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. Last Updated: 07/27/2016

Convicts Served as Beria's Guinea Pigs

Lavrenty Beria, the feared security chief for Josef Stalin, tested deadly poisons on human guinea pigs for use in Soviet assassination operations abroad, a Russian newspaper disclosed Tuesday.

The experiments were carried out by white-coated "doctors" on selected convicts already awaiting execution for crimes, the Kremlin newspaper Rossiiskiye Vesti said.

"A quick death was a good result, a slow one was bad," the newspaper quoted Vladimir Bobrenev, a former aide to the then-chief military procurator, as saying in an interview.

Beria, who headed the NKVD secret police -- one of the precursors of the Soviet KGB -- during the blackest years of Stalin's harsh rule, is said by Western and Russian historians to have been responsible for the deaths of millions of people.

He was executed himself in 1953 after losing a power struggle following Stalin's death in March of that year.

Bobrenev said Beria found a leading toxicologist called Veselovsky to conduct the experiments at a secret Moscow laboratory which also turned out poison-tipped pens and walking sticks.

"The professor agreed. But he could not have refused in any case -- he would have paid for refusal with his life," Bobrenev said.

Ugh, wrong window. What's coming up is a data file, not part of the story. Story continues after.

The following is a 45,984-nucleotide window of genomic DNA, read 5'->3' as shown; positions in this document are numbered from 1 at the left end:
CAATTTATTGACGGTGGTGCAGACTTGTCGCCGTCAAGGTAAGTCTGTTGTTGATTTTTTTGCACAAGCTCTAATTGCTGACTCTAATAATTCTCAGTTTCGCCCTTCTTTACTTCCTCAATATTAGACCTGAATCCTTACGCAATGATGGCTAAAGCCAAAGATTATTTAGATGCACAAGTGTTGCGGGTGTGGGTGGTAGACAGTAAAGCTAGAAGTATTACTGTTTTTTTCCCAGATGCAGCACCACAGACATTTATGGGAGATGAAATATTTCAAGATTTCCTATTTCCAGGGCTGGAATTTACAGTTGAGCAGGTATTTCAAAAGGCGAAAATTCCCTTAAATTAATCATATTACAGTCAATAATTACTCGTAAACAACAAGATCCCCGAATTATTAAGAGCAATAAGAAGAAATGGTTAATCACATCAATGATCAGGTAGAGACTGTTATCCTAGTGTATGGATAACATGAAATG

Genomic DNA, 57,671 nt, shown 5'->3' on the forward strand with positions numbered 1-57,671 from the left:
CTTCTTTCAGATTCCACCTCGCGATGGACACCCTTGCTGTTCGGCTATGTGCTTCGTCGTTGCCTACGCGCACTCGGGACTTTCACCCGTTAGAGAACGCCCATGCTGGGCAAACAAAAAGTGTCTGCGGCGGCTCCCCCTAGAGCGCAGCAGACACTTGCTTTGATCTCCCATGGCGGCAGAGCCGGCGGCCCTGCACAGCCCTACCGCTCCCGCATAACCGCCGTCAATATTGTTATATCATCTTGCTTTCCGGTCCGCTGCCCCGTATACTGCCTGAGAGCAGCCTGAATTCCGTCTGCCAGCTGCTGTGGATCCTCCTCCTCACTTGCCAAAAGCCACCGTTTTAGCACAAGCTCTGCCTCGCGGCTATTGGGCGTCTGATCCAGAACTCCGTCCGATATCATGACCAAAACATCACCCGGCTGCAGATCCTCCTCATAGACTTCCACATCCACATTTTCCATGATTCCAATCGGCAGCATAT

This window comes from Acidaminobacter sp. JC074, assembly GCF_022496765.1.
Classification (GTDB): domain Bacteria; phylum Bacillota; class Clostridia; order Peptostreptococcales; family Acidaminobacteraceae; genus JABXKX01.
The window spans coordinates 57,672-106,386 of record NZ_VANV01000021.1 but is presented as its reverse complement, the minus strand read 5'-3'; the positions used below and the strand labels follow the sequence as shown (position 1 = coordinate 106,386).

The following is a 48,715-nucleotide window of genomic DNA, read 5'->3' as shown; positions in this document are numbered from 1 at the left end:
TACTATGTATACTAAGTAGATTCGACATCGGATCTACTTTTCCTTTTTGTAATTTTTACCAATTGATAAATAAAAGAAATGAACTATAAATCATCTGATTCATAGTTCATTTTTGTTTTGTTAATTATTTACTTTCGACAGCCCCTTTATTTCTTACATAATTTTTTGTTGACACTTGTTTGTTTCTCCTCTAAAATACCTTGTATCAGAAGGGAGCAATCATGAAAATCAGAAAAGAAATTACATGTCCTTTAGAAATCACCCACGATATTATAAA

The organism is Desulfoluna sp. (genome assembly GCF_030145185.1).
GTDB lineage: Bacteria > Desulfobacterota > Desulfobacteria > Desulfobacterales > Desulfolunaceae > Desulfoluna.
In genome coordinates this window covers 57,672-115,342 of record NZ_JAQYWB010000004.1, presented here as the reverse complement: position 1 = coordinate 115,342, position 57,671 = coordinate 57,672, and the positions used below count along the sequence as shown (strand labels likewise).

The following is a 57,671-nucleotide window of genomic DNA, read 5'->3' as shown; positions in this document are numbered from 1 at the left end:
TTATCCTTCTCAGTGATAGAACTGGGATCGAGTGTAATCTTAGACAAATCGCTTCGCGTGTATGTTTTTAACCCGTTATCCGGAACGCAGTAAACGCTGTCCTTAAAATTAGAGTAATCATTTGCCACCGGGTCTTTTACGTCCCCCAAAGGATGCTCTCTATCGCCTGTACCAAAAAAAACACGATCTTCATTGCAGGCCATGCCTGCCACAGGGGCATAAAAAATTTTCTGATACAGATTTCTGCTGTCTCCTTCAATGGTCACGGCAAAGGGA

He said the selected victims were summoned one by one into the laboratory as if for a casual medical check-up. "The 'doctor' in snow-white overalls would sympathetically ask the 'patient' how he felt, would take blood and urine samples, advise him on his health.

"They would casually suggest that he took some medicine or an injection -- for removing stress or muscular atrophy," he said. Death followed in minutes after a sudden attack of breathlessness and strong heart or muscular pains.

Bobrenev said Veselovsky and his assistants worked closely with the Soviet foreign intelligence service, which was then engaged in plotting"hits" against perceived enemies abroad, notably fugitive revolutionary Leon Trotsky.

He referred specifically to a high foreign intelligence official called Eitingon who "brought the 'patients' to the professor and watched the experiments to the end."

He said Veselovsky himself was arrested in 1951 as a Japanese spy, his laboratory closed and all documents relating to the experiments destroyed. He was released in the early 1960s and died suddenly after his release.

The newspaper added that the building which housed the laboratory "was recently given a face-lift and looks quite modern."